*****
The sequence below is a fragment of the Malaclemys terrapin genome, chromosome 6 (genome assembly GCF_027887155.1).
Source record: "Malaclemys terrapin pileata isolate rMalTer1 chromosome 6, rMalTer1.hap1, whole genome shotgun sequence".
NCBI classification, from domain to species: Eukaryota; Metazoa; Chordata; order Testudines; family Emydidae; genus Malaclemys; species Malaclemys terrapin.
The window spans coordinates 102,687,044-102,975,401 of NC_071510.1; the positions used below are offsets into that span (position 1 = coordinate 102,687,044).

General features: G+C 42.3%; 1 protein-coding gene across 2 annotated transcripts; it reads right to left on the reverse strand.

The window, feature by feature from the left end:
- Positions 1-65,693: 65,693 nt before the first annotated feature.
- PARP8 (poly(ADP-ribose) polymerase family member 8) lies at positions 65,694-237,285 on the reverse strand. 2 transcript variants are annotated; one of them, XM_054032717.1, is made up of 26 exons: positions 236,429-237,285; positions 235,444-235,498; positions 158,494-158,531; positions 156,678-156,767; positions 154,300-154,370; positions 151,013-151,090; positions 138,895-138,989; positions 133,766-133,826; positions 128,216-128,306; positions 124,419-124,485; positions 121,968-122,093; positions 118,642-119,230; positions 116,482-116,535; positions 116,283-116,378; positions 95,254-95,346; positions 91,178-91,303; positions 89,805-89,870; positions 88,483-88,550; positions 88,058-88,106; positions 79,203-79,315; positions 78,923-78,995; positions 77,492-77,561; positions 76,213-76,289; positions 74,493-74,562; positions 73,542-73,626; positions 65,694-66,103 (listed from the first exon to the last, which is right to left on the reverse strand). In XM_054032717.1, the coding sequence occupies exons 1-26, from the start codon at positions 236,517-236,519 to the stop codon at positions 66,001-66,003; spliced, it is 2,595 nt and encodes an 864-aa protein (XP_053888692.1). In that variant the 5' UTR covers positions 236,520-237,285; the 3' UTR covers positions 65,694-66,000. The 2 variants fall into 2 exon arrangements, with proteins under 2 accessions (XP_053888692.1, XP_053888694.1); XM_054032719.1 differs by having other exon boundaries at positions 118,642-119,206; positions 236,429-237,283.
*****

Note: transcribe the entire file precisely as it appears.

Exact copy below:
The sequence below is a fragment of the Malaclemys terrapin genome, chromosome 6 (genome assembly GCF_027887155.1).
Source record: "Malaclemys terrapin pileata isolate rMalTer1 chromosome 6, rMalTer1.hap1, whole genome shotgun sequence".
NCBI classification, from domain to species: Eukaryota; Metazoa; Chordata; order Testudines; family Emydidae; genus Malaclemys; species Malaclemys terrapin.
The window spans coordinates 102,687,044-102,975,401 of NC_071510.1; the positions used below are offsets into that span (position 1 = coordinate 102,687,044).

General features: G+C 42.3%; 1 protein-coding gene across 2 annotated transcripts; it reads right to left on the reverse strand.

The window, feature by feature from the left end:
- Positions 1-65,693: 65,693 nt before the first annotated feature.
- PARP8 (poly(ADP-ribose) polymerase family member 8) lies at positions 65,694-237,285 on the reverse strand. 2 transcript variants are annotated; one of them, XM_054032717.1, is made up of 26 exons: positions 236,429-237,285; positions 235,444-235,498; positions 158,494-158,531; positions 156,678-156,767; positions 154,300-154,370; positions 151,013-151,090; positions 138,895-138,989; positions 133,766-133,826; positions 128,216-128,306; positions 124,419-124,485; positions 121,968-122,093; positions 118,642-119,230; positions 116,482-116,535; positions 116,283-116,378; positions 95,254-95,346; positions 91,178-91,303; positions 89,805-89,870; positions 88,483-88,550; positions 88,058-88,106; positions 79,203-79,315; positions 78,923-78,995; positions 77,492-77,561; positions 76,213-76,289; positions 74,493-74,562; positions 73,542-73,626; positions 65,694-66,103 (listed from the first exon to the last, which is right to left on the reverse strand). In XM_054032717.1, the coding sequence occupies exons 1-26, from the start codon at positions 236,517-236,519 to the stop codon at positions 66,001-66,003; spliced, it is 2,595 nt and encodes an 864-aa protein (XP_053888692.1). In that variant the 5' UTR covers positions 236,520-237,285; the 3' UTR covers positions 65,694-66,000. The 2 variants fall into 2 exon arrangements, with proteins under 2 accessions (XP_053888692.1, XP_053888694.1); XM_054032719.1 differs by having other exon boundaries at positions 118,642-119,206; positions 236,429-237,283.